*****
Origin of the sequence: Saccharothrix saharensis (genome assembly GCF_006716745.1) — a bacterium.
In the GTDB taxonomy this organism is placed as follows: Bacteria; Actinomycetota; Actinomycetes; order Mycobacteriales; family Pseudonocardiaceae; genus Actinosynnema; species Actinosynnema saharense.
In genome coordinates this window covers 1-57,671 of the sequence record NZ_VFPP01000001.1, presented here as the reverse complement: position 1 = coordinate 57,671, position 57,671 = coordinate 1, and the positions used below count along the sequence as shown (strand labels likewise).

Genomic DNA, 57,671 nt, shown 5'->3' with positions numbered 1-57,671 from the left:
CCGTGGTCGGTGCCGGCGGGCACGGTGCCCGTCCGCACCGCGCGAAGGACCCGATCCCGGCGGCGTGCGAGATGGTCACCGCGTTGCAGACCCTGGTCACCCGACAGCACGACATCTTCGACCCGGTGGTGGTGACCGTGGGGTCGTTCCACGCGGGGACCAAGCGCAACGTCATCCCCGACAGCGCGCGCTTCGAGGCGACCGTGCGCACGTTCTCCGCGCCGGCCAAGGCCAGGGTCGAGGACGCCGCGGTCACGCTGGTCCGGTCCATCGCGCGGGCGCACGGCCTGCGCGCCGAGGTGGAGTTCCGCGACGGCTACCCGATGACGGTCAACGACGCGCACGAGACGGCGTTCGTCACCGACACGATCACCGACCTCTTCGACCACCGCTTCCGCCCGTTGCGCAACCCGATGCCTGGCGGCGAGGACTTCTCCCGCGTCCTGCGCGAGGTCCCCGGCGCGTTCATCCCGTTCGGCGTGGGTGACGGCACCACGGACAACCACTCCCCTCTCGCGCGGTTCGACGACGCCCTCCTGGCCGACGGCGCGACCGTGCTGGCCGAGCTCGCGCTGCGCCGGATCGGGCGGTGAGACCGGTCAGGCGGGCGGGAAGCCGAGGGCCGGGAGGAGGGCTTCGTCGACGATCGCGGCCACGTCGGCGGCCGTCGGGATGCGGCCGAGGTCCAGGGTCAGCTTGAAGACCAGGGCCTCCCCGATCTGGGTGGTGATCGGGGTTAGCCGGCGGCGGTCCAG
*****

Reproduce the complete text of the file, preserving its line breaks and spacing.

Origin of the sequence: Saccharothrix saharensis (genome assembly GCF_006716745.1) — a bacterium.
In the GTDB taxonomy this organism is placed as follows: Bacteria; Actinomycetota; Actinomycetes; order Mycobacteriales; family Pseudonocardiaceae; genus Actinosynnema; species Actinosynnema saharense.
In genome coordinates this window covers 1-57,671 of the sequence record NZ_VFPP01000001.1, presented here as the reverse complement: position 1 = coordinate 57,671, position 57,671 = coordinate 1, and the positions used below count along the sequence as shown (strand labels likewise).

Genomic DNA, 57,671 nt, shown 5'->3' with positions numbered 1-57,671 from the left:
CCGTGGTCGGTGCCGGCGGGCACGGTGCCCGTCCGCACCGCGCGAAGGACCCGATCCCGGCGGCGTGCGAGATGGTCACCGCGTTGCAGACCCTGGTCACCCGACAGCACGACATCTTCGACCCGGTGGTGGTGACCGTGGGGTCGTTCCACGCGGGGACCAAGCGCAACGTCATCCCCGACAGCGCGCGCTTCGAGGCGACCGTGCGCACGTTCTCCGCGCCGGCCAAGGCCAGGGTCGAGGACGCCGCGGTCACGCTGGTCCGGTCCATCGCGCGGGCGCACGGCCTGCGCGCCGAGGTGGAGTTCCGCGACGGCTACCCGATGACGGTCAACGACGCGCACGAGACGGCGTTCGTCACCGACACGATCACCGACCTCTTCGACCACCGCTTCCGCCCGTTGCGCAACCCGATGCCTGGCGGCGAGGACTTCTCCCGCGTCCTGCGCGAGGTCCCCGGCGCGTTCATCCCGTTCGGCGTGGGTGACGGCACCACGGACAACCACTCCCCTCTCGCGCGGTTCGACGACGCCCTCCTGGCCGACGGCGCGACCGTGCTGGCCGAGCTCGCGCTGCGCCGGATCGGGCGGTGAGACCGGTCAGGCGGGCGGGAAGCCGAGGGCCGGGAGGAGGGCTTCGTCGACGATCGCGGCCACGTCGGCGGCCGTCGGGATGCGGCCGAGGTCCAGGGTCAGCTTGAAGACCAGGGCCTCCCCGATCTGGGTGGTGATCGGGGTTAGCCGGCGGCGGTCCAG